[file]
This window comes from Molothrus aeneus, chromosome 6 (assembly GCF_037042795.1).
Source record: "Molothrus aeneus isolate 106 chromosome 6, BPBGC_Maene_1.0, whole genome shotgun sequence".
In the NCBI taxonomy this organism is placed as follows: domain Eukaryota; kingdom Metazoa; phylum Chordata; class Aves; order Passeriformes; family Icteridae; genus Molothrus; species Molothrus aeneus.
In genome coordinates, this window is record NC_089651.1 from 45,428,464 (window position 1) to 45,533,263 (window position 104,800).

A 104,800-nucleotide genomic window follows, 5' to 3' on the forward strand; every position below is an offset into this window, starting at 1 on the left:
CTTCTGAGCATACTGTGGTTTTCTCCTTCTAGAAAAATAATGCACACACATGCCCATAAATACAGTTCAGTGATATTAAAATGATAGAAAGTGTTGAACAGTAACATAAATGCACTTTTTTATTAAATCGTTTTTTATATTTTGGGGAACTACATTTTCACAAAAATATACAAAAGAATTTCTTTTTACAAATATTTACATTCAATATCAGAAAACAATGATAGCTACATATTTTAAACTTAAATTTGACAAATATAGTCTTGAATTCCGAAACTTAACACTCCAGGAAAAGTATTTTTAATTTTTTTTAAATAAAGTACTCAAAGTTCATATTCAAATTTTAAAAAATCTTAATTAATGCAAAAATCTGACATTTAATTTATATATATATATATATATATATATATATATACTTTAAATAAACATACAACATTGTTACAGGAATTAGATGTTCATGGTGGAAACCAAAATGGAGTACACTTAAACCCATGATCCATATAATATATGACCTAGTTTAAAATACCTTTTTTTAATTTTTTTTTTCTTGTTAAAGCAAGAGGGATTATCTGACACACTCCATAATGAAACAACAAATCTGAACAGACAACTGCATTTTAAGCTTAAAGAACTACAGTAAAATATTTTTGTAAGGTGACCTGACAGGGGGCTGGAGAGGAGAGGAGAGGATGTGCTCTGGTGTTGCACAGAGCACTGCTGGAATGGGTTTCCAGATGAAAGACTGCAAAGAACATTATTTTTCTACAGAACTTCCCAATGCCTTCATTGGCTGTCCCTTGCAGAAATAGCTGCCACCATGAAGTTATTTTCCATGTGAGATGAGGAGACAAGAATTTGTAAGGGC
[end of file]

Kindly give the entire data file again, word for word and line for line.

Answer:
This window comes from Molothrus aeneus, chromosome 6 (assembly GCF_037042795.1).
Source record: "Molothrus aeneus isolate 106 chromosome 6, BPBGC_Maene_1.0, whole genome shotgun sequence".
In the NCBI taxonomy this organism is placed as follows: domain Eukaryota; kingdom Metazoa; phylum Chordata; class Aves; order Passeriformes; family Icteridae; genus Molothrus; species Molothrus aeneus.
In genome coordinates, this window is record NC_089651.1 from 45,428,464 (window position 1) to 45,533,263 (window position 104,800).

A 104,800-nucleotide genomic window follows, 5' to 3' on the forward strand; every position below is an offset into this window, starting at 1 on the left:
CTTCTGAGCATACTGTGGTTTTCTCCTTCTAGAAAAATAATGCACACACATGCCCATAAATACAGTTCAGTGATATTAAAATGATAGAAAGTGTTGAACAGTAACATAAATGCACTTTTTTATTAAATCGTTTTTTATATTTTGGGGAACTACATTTTCACAAAAATATACAAAAGAATTTCTTTTTACAAATATTTACATTCAATATCAGAAAACAATGATAGCTACATATTTTAAACTTAAATTTGACAAATATAGTCTTGAATTCCGAAACTTAACACTCCAGGAAAAGTATTTTTAATTTTTTTTAAATAAAGTACTCAAAGTTCATATTCAAATTTTAAAAAATCTTAATTAATGCAAAAATCTGACATTTAATTTATATATATATATATATATATATATATATATACTTTAAATAAACATACAACATTGTTACAGGAATTAGATGTTCATGGTGGAAACCAAAATGGAGTACACTTAAACCCATGATCCATATAATATATGACCTAGTTTAAAATACCTTTTTTTAATTTTTTTTTTCTTGTTAAAGCAAGAGGGATTATCTGACACACTCCATAATGAAACAACAAATCTGAACAGACAACTGCATTTTAAGCTTAAAGAACTACAGTAAAATATTTTTGTAAGGTGACCTGACAGGGGGCTGGAGAGGAGAGGAGAGGATGTGCTCTGGTGTTGCACAGAGCACTGCTGGAATGGGTTTCCAGATGAAAGACTGCAAAGAACATTATTTTTCTACAGAACTTCCCAATGCCTTCATTGGCTGTCCCTTGCAGAAATAGCTGCCACCATGAAGTTATTTTCCATGTGAGATGAGGAGACAAGAATTTGTAAGGGC